Airtable is a unique project management platform that sits proudly in our roundup of the best project management software. Our findings show that there are many things to like about Airtable, and that Airtable’s approach to customization is like a breath of fresh air in a stagnant room. Still, there are a few downsides that we’ll also share with you in our full Airtable review.
Key Takeaways: Airtable Review
- Airtable’s loaded free plan is a fantastic option for teams with a tight budget.
- Airtable is one of the most user-friendly, do-it-all project management platforms around.
- The interface design brings god-like versatility to the platform.
- If you need advanced admin and security features, be prepared to step up to the Enterprise plan.
If you’ve ever wondered if Airtable is a good fit, stick around. During this review, we’ll be talking about everything from Airtable’s features and plans, to its pricing, customer support, security, privacy and more, so that you can see if it’s the right tool for you.
05/25/2023 Facts checked
Our Airtable review has been rewritten with new information and an easy-to-read format.
Airtable is a fantastic project management tool that offers enough workflow tools to suit multiple methodologies. Airtable’s free plan is strong, and the paid tiers are affordable. Whether you work on simple or complex tasks, Airtable can handle them.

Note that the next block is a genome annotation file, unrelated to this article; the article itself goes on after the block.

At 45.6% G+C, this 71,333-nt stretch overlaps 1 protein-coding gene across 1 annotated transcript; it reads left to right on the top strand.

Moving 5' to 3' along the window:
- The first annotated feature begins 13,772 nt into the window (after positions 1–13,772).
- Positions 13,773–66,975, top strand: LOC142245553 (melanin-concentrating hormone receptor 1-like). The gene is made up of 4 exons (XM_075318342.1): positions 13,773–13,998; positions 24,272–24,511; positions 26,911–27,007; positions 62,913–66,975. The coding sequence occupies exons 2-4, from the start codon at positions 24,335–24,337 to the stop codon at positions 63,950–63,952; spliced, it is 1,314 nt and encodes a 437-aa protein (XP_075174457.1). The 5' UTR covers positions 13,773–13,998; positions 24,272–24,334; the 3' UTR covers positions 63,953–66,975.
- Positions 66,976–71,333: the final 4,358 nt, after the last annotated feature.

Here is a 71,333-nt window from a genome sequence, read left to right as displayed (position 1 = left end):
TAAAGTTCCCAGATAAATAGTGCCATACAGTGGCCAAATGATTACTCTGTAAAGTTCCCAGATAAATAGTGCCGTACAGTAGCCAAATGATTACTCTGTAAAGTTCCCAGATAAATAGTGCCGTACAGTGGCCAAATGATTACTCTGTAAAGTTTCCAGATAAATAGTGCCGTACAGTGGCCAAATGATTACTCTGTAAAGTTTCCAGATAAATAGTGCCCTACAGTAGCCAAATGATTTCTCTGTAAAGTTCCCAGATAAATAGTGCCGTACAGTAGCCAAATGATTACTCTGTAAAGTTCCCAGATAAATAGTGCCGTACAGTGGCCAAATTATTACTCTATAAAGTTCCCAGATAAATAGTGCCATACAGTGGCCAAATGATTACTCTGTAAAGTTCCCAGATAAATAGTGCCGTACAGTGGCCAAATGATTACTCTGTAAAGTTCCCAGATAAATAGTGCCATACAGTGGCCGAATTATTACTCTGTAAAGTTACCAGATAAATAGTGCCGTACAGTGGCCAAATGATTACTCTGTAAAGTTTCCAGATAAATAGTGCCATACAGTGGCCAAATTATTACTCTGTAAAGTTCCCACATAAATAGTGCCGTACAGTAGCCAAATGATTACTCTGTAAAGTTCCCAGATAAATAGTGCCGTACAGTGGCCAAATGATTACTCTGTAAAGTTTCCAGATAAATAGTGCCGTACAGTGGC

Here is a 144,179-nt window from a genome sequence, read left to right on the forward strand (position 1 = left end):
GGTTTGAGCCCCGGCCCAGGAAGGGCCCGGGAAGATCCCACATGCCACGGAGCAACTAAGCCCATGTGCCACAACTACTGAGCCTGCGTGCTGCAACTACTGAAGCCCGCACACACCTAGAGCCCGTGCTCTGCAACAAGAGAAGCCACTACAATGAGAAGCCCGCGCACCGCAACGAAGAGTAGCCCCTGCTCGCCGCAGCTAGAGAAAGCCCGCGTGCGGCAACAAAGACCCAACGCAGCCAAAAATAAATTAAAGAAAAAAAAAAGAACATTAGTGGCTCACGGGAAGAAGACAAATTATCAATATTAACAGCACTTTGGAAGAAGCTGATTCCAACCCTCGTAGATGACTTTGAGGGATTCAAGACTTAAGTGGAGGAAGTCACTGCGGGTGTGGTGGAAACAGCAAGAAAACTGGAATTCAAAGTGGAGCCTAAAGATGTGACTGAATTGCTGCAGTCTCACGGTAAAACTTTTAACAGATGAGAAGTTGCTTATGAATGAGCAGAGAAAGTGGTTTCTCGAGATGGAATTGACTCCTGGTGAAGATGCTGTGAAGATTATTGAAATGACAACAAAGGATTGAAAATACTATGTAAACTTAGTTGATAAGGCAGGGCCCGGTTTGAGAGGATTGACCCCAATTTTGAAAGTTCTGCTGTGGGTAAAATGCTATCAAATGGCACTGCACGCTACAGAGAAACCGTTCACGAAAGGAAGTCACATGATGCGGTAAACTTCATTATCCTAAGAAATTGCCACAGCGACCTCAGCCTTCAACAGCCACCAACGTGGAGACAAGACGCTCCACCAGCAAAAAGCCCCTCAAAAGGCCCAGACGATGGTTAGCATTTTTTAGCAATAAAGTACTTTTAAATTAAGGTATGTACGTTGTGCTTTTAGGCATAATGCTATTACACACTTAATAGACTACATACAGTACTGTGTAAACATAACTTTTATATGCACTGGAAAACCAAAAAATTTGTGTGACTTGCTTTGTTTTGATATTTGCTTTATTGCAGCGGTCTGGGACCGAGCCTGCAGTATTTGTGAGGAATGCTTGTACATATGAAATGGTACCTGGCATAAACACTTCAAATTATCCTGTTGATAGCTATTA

Aside from using a few uncommon technical terms here and there, and some questionable customer support decisions, there are no cons that will affect how you’ll work. Airtable is a robust platform.
Airtable is versatile enough to handle almost any project that’s thrown at it. If you manage software development teams, are involved in personal and business inventory management, or watch over marketing teams, you’ll be fine. If you need software that can manage databases, Airtable could also be for you.
Airtable is wonderful project management software. There are enough tools to suit most workflows, it’s easy to use, and Airtable is affordable.
Airtable Review: Pros & Cons
- Nice interface
- Very customizable
- Many task management tools
- Good free plan
- Affordable paid tiers
- Uncommon verbiage
- Odd feature progression
- Staggered support options
- Critical tools exclusive to Enterprise plan
After we completed a comprehensive evaluation of Airtable’s features, we can say you won’t be disappointed with what’s on offer. Airtable is suitable for many project management methodologies thanks to its suite of task management tools and more. There’s a lot to like about Airtable. Let’s break the features down, starting with defining them all.
Defining Airtable Features & Functions
Airtable’s terminology might be confusing, compared to other project management tools. We’ll start by providing some key definitions to reduce the confusion.
- Bases: Bases are nothing more than spreadsheets with a fancy name.
- Records: When Airtable talks about records, it’s talking about the number of rows on the spreadsheet.
- Tables: Tables are typically used to house extra information, like product information, that can be shared across records and bases.
- Sections: Sections are collapsible information segments housed in the navigation sidebar.
- Creators: Creators can create formulas, add and delete fields, create new tables, and generally have free reign in Airtable.